Now I think that a certain degree of narcissism is an rather benign trait of a healthy individual. Perhaps that’s the case for you?

      • Robert Austin

        It’s hard to quantify “make a difference” but in the scheme of things climate, I would throw out that Willis makes about a million times more difference than Joshua. A guy may get a little irritable at times with the Lilliputians desperately trying to cut down his stature but he is only human. Keep up the good work Willis.

      • Robert –

        but in the scheme of things climate, I would throw out that Willis makes about a million times more difference than Joshua.

        First, unlike Willis, I don’t have delusions of grandeur w/r/t the “difference” my comments make. Second, the “difference” my comments make have no bearing, whatsoever, on the measure of difference that Willis’ post and comments make. None.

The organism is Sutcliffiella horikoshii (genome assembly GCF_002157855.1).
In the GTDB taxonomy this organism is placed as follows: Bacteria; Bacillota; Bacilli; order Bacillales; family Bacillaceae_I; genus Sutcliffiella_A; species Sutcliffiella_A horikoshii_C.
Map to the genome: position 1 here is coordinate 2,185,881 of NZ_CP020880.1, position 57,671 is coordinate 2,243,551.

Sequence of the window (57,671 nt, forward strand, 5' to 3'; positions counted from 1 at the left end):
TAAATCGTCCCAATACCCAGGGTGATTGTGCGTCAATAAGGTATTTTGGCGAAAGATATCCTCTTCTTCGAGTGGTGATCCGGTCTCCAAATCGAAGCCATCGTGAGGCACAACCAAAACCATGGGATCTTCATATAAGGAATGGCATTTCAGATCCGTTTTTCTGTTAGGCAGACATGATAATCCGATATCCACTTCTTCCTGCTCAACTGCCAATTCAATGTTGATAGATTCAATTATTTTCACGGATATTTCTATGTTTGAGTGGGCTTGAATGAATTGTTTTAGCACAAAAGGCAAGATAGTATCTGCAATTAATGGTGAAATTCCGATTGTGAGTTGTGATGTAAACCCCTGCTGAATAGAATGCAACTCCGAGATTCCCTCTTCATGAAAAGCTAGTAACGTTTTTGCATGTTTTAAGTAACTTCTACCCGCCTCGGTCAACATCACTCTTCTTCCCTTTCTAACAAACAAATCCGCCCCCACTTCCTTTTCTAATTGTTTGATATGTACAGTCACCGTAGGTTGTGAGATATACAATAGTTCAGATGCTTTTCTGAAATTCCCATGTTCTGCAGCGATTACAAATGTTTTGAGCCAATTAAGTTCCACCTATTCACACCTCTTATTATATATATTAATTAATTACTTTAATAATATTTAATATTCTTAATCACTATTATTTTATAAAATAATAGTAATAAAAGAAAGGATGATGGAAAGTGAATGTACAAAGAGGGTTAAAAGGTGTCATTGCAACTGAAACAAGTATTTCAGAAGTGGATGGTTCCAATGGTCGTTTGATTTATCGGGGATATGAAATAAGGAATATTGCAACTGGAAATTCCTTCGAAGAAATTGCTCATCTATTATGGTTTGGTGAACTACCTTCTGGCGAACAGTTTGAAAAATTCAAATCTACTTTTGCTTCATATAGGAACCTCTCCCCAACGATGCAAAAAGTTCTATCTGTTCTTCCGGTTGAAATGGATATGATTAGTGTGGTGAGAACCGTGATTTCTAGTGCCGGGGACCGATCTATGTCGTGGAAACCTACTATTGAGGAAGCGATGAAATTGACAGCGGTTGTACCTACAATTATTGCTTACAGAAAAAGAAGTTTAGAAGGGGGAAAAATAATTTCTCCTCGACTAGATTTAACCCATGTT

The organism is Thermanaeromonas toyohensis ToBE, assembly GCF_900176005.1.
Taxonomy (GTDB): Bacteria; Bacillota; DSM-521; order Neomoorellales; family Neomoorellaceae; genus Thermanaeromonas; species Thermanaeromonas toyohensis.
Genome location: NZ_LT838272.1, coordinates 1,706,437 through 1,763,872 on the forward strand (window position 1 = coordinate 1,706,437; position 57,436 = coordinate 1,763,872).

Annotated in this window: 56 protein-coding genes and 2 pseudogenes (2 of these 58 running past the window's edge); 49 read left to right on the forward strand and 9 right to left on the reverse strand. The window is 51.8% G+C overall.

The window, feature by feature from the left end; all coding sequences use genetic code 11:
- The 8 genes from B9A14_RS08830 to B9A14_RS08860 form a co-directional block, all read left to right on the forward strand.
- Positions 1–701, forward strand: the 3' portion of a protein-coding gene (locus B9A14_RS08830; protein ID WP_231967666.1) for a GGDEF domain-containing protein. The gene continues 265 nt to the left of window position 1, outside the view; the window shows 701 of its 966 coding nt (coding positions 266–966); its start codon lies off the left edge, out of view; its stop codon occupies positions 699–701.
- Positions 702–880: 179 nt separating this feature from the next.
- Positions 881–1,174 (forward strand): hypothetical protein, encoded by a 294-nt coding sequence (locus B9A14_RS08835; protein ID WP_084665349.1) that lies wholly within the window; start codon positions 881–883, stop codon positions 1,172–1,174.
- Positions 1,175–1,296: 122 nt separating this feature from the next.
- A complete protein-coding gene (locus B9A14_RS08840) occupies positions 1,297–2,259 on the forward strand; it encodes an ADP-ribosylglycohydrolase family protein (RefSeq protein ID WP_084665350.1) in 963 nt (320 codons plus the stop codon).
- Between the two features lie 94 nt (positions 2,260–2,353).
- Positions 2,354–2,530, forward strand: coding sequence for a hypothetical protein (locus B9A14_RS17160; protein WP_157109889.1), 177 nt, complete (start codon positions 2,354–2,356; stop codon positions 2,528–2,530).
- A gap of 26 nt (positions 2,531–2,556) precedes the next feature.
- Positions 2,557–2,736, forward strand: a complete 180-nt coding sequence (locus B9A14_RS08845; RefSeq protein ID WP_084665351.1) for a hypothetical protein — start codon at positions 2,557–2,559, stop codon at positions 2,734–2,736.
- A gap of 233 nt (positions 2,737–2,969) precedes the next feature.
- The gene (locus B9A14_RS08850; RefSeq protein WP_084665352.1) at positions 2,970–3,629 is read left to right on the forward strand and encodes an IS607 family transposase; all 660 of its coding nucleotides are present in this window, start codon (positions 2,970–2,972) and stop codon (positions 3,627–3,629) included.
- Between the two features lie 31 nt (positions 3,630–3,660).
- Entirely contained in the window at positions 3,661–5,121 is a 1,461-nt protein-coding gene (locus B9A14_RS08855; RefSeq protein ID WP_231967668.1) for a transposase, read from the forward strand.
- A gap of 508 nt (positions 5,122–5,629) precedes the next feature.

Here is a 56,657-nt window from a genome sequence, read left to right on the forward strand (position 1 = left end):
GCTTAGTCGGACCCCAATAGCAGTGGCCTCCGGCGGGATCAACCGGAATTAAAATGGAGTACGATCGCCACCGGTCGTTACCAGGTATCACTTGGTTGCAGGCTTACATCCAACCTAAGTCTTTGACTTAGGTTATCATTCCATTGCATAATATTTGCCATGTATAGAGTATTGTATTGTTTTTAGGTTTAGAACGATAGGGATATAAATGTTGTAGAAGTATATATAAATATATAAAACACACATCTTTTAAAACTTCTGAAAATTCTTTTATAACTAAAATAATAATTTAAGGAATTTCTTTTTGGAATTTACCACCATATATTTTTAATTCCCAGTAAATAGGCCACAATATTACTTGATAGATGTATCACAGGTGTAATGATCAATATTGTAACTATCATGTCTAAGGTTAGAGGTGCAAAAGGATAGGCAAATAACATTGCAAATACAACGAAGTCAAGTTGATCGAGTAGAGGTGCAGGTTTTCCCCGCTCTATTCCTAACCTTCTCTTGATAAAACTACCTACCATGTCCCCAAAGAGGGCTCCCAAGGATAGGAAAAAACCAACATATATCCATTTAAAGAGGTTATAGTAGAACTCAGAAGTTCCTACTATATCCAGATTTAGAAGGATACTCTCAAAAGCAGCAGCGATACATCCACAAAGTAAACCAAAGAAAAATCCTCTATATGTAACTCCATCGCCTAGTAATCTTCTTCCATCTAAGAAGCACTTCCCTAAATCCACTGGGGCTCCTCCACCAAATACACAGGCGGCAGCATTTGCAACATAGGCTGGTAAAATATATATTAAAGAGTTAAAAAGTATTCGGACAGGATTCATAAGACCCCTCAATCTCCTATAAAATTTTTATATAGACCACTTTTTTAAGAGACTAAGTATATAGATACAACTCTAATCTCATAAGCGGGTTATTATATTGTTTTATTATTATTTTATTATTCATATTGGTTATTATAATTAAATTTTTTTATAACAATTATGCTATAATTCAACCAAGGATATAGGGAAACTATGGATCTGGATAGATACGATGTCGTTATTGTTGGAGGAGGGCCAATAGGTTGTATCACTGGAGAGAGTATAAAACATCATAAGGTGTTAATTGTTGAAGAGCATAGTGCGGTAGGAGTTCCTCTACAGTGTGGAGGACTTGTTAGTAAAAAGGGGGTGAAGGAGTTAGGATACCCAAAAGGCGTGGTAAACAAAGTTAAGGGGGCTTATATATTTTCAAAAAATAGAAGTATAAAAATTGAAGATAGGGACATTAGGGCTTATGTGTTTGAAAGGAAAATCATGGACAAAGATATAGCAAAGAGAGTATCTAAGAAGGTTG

Third, I notice that you avoid the substantive issue. I mean maybe you get your rocks off on demeaning my input – so be it, but perhaps you might care to speculate what of substance would be different if Willis didn’t write his posts and comments? What difference would it make in the world?

        To repeat, my guess is that for the most part, some portion of “skeptics,” (the relatively small % who waste significant amounts of time reading “skeptical” climate blogs) would be reading some other posts instead of Willis’, or perhaps spending less time reading “skeptical” blogs. Perhaps, as I said, a handful might be slightly less “skeptical” about climate change. And as I said, some folks like myself would find slightly less amusement. Can think of any other difference? Can you offer any difference of substance? Shouldn’t be hard, right? After all, Willis “makes a difference wherever [he goes].”